Disposing Of A Car (End Of Life –ELV):

If you want to dispose of your car either due to age, or because of heavy damage following an accident, it must be deposited at an Authorised Treatment Facility (ATF).

The owner must receive a Certificate Of Destruction (COD) from the ATF and retain a copy as proof that the vehicle has been-

A). Disposed of in an environmentally friendly manner and in accordance with both National and European requirements.

B). Removed from the National Driver File – Department of Transport Shannon.

It is vitally important for the registered owner to ensure that both points above are completed in full.

VRT Rates:

Vehicle Registration Tax (VRT) is based on the Open Market Selling Price (OMSP) of the vehicle. The OMSP depends on the market value, engine size, year, model and roadworthiness condition of the vehicle.

After the vehicle has been inspected the rate of VRT is calculated by Revenue. The VRT is collected by the NCTS on behalf of Revenue.

Since July 2008 VRT for cars (Category A) is no longer based on engine size but on the level of CO2 emissions from the car.

A revised rates structure for Category A vehicles was announced in Budget 2013.

VRT rates for “Category A” vehicles:

CO2 emissions levels VRT rates
Band A1 0 – 80 grams per kilometre 14% of OMSP (minimum €280)
Band A2 81 – 100 grams per kilometre 15% of OMSP (minimum €300)
Band A3 101 – 110 grams per kilometre 16% of OMSP (minimum €320)
Band A4 111 – 120 grams per kilometre 17% of OMSP (minimum €340)
Band B1 121 – 130 grams per kilometre 18% of OMSP (minimum €360)
Band B2 131 – 140 grams per kilometre 19% of OMSP (minimum €380)
Band C 141 – 155 grams per kilometre 23% of OMSP (minimum €460)
Band D 156 – 170 grams per kilometre 27% of OMSP (minimum €540)
Band E 171 – 190 grams per kilometre 30% of OMSP (minimum €600)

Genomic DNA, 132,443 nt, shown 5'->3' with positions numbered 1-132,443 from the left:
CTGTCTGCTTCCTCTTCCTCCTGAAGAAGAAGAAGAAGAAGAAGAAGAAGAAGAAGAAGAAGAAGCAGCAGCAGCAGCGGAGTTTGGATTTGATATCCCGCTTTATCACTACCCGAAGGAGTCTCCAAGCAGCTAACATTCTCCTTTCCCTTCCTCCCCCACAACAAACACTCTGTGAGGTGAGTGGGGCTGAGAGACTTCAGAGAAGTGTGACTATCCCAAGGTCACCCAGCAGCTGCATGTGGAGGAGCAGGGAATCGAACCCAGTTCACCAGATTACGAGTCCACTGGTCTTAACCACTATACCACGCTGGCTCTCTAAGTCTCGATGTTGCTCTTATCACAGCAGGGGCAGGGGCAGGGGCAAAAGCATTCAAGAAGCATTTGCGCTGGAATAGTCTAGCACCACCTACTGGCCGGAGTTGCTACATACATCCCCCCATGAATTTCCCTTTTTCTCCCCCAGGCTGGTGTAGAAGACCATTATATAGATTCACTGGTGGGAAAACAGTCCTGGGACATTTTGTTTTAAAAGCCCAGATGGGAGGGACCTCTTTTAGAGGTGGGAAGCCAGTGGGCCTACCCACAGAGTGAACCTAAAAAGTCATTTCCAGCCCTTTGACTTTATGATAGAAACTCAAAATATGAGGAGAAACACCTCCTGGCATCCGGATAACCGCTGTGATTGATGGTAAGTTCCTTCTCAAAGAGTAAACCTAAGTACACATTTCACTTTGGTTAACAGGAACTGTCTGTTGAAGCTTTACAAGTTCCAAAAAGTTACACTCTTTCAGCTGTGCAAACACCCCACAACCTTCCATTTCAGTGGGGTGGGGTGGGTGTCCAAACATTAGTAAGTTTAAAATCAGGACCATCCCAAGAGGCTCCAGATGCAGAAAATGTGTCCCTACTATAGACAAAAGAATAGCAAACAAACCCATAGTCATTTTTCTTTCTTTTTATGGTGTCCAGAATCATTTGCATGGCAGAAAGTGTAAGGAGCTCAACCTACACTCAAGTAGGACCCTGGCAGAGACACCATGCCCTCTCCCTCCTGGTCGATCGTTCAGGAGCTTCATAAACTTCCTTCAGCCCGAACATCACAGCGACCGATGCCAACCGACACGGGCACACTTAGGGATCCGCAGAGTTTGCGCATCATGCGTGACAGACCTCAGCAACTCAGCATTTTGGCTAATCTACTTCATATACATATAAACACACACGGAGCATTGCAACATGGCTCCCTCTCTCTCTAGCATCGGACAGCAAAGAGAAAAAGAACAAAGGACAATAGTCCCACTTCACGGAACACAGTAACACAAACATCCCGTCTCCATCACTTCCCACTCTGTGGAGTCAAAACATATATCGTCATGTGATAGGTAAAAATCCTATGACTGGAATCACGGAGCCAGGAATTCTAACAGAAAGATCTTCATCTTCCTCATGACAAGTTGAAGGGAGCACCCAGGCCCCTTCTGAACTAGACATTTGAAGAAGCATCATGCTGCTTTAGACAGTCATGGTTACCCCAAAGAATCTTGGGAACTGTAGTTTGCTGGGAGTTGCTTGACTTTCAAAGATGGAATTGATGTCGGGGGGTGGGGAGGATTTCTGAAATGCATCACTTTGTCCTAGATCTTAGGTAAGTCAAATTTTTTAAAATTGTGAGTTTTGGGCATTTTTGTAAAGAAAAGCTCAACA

Band F 191 – 225 grams per kilometre 34% of OMSP (minimum €680)
Band G over 225 grams per kilometre 36% of OMSP (minimum €720)


Vehicle Registration Tax rates for all other categories:

Category Vehicle VRT rate
B Car derived and jeep derived vans 13.3% of OMSP (subject to a minimum tax of €125)
C Other vehicles such as tractors, large vans, lorries, vintage cars (over 30 years old), minibuses (minimum 12 passenger seats) Flat rate of €200
Motor caravans/motor homes 13.3% of OMSP
Motorcycles (new) €2 per cc up to 350cc and €1 per cc thereafter
Motorcycles (used) As for new. Total amount is then reduced by percentage depending on age (over 30 years 100% reduction)
Hybrid electric vehicles and flexible fuel vehicles* VRT relief of up to €1,500 depending on the age of the car in respect of certain series production vehicles until 31 December 2016
Plug-in hybrid electric vehicles** VRT relief of up to €2,500 depending on the age of the car in respect of certain series production vehicles until 31 December 2016
Electric vehicles*** VRT relief of up to €5,000 depending on the age of the car in respect of certain series production vehicles until 31 December 2016
Electric motorcycles*** Exempt from VRT until 31 December 2016



*A hybrid electric vehicle derives its power from a combination of an electric motor and an internal combustion engine and is capable of being driven on electronic propulsion alone for a material part of its normal driving cycle. A flexible fuel vehicle has an engine capable of using a blend of ethanol (minimum 80%) and petrol.

**A plug-in hybrid electric vehicle derives its motive power from a combination of an electric motor and an internal combustion engine, where the electric motor derives its power from a battery that may be charged from the internal combustion engine and an alternating current (AC) electric mains supply and is capable of being driven on electric propulsion alone for a material part of its normal driving cycle.

***An electric vehicle/motorcycle is propelled by an electric motor only.

How to Apply:

In order to register and pay the VRT you must bring your car for an inspection to your local NCT Centre. You must book an appointment within 7 days of your car’s arrival into Ireland and you must complete the registration process within 30 days of your arrival.

You must have a Personal Public Service Number (PPSN), proof of identity (for example your passport or driving licence) and other specified documents in order to register and pay the VRT.

You must also be able to locate the Vehicle Identification Number (VIN) for the vehicle inspector when presenting the vehicle for inspection. At the inspection the vehicle will be examined to ensure its characteristics match those recorded in the registration documentation.

When the vehicle has been registered and the VRT paid, you will receive:

  • A receipt for the VRT paid showing the registration number assigned to your car.
  • An RF100 Form – for use when you are applying to pay Road Tax. After you have paid the Road Tax, the Vehicle Registration Certificate (VRC) will be issued to you by the Department of Transport, Tourism and Sport.